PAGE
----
An evapotranspiration deficit drought index to detect drought impacts on ecosystems
Ecosystems have increasingly been subject to the stress of heavy drought under global warming. To quantify its impacts, a drought index that can sensitively depict the reaction of vegetation to drought evolution is necessary at a biological time scale. The difference between actual and potential evapotranspiration, technically termed a standardized evapotranspiration deficit drought index (SEDI), can more sensitively capture the biological changes of ecosystems in response to the dynamics of drought intensity, compared with indices based on precipitation and temperature.
Prof. Zhuguo Ma, Director of the Key Laboratory of Regional Climate-Environment for Temperate East Asia at the Institute of Atmospheric Physics, Chinese Academy of Sciences, and his team, have published their findings in Advances of Atmospheric Sciences.
"In terms of the role played by evapotranspiration deficit in connecting climate and ecosystem processes, SEDI has the potential of highlighting drought impacts on ecological processes," says Associate Prof. Mingxing Li, corresponding author of the study.
"Actually, several studies have used evapotranspiration deficit in drought studies. However, their potential in delineating vegetation responses to climatic fluctuations and heavy droughts has not yet been specifically assessed, in contrast to the evaluation of their detection ability," he states. "The objective of this study was, based on the standardized evapotranspiration deficit, to define a drought index and assess its effectiveness in highlighting vegetation responses to drought evolution."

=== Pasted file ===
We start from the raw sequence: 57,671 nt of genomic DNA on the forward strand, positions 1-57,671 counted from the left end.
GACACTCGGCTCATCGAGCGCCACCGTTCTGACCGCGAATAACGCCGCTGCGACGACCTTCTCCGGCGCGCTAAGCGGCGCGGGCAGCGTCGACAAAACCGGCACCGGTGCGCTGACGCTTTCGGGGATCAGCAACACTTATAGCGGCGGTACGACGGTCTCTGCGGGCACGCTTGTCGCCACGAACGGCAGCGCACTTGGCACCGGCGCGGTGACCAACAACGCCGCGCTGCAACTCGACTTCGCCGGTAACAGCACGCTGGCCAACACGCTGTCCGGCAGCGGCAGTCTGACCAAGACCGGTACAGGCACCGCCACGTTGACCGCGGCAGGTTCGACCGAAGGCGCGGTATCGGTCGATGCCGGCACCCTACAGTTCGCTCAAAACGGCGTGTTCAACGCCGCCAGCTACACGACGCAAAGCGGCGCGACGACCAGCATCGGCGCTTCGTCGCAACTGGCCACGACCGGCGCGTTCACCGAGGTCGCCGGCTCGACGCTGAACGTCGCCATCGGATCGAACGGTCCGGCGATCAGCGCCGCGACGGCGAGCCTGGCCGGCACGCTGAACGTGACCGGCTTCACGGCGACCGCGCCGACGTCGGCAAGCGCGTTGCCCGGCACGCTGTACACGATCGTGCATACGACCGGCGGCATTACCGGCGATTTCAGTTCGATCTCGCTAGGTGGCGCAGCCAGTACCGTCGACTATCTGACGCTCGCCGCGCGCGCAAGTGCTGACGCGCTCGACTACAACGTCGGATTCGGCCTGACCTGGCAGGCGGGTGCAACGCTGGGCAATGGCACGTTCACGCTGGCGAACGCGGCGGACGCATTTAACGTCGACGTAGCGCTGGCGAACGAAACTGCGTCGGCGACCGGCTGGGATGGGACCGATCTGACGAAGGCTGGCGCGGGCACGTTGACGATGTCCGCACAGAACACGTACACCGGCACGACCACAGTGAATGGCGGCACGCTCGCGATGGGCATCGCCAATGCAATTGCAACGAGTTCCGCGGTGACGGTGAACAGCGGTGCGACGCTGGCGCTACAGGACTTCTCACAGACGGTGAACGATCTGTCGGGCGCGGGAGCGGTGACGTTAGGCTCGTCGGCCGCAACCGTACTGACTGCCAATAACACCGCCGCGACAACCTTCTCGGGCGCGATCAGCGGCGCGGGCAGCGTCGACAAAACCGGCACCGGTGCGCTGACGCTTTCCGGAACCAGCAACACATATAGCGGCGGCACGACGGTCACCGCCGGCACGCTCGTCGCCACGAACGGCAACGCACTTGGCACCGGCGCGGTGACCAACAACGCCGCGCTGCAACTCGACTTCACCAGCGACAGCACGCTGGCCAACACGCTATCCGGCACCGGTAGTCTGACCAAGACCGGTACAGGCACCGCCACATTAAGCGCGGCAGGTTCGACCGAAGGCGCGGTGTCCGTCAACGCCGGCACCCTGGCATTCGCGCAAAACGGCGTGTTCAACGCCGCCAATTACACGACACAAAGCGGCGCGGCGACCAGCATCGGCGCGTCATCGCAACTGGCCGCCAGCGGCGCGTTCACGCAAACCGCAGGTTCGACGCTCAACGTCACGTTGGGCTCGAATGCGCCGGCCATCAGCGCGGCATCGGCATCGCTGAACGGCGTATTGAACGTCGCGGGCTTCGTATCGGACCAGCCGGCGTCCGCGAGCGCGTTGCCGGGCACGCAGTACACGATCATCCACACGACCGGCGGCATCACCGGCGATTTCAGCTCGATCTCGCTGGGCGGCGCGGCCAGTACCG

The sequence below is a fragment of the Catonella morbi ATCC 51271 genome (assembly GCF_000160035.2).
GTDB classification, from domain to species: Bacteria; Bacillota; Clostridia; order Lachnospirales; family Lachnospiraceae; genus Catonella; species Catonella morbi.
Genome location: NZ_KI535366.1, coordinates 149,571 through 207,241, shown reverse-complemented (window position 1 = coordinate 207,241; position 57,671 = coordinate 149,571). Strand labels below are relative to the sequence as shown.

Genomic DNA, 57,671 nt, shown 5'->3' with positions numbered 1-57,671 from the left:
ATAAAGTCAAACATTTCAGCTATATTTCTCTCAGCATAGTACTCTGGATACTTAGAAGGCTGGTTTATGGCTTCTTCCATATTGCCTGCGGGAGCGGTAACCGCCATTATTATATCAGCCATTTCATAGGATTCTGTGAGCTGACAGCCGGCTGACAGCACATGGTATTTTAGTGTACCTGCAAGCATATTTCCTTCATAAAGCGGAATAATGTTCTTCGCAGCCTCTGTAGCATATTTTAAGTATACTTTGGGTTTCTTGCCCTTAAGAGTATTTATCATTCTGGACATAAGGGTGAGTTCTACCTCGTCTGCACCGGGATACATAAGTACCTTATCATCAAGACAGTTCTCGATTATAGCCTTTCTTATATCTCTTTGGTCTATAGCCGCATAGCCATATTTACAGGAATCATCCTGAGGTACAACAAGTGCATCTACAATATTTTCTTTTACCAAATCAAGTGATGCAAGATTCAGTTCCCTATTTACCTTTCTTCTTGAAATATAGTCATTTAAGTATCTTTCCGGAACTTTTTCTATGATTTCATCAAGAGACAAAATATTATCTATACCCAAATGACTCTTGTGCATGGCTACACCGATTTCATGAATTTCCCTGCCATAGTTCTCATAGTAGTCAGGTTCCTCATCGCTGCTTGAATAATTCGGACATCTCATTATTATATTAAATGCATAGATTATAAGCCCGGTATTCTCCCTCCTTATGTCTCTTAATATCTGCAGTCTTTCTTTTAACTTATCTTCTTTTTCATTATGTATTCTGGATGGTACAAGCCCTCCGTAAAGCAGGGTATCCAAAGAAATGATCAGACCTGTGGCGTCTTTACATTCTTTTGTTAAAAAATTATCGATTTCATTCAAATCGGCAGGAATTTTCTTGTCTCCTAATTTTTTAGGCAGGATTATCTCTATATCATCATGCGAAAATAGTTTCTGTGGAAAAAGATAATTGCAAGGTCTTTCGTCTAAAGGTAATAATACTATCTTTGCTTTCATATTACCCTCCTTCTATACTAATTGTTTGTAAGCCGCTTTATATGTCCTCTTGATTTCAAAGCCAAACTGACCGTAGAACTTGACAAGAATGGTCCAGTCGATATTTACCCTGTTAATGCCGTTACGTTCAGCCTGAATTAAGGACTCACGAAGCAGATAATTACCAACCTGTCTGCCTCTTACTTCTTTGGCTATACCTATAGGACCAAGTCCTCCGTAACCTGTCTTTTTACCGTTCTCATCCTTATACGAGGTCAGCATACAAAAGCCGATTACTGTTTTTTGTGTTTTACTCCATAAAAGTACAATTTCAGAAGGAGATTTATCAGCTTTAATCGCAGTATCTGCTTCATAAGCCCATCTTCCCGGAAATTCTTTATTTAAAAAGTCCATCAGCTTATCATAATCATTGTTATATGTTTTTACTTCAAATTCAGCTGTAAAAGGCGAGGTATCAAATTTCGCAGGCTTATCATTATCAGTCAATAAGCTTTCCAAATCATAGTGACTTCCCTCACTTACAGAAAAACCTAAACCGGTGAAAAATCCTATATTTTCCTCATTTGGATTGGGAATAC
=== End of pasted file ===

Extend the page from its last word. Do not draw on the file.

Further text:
The team defined a drought index according to the difference between actual and potential evapotranspiration from both observation and reanalysis data, and determined the classifications according to a percentile approach. The performance of SEDI besides three commonly used drought indices (scPDSI, SPI, and SPEI) and soil moisture was examined.
"Our study shows that SEDI can reasonably detect droughts and climatic dry and wet transitions, especially at the monthly scale, and can regenerate climatic long-term trends. Moreover, SEDI is more practical than indices of precipitation and temperature in highlighting biological effects in climate droughts. That is mainly because SEDI involves water and energy processes that can both be affected by the vegetation," explains Dr. Xia Zhang, lead author of the study.
"In the future, we intend to focus on the potential of quantifying the relationships of ecological processes with dry and wet changes and the use in projections of regional ecological environments with climate change," adds the team's PI, Prof. Ma.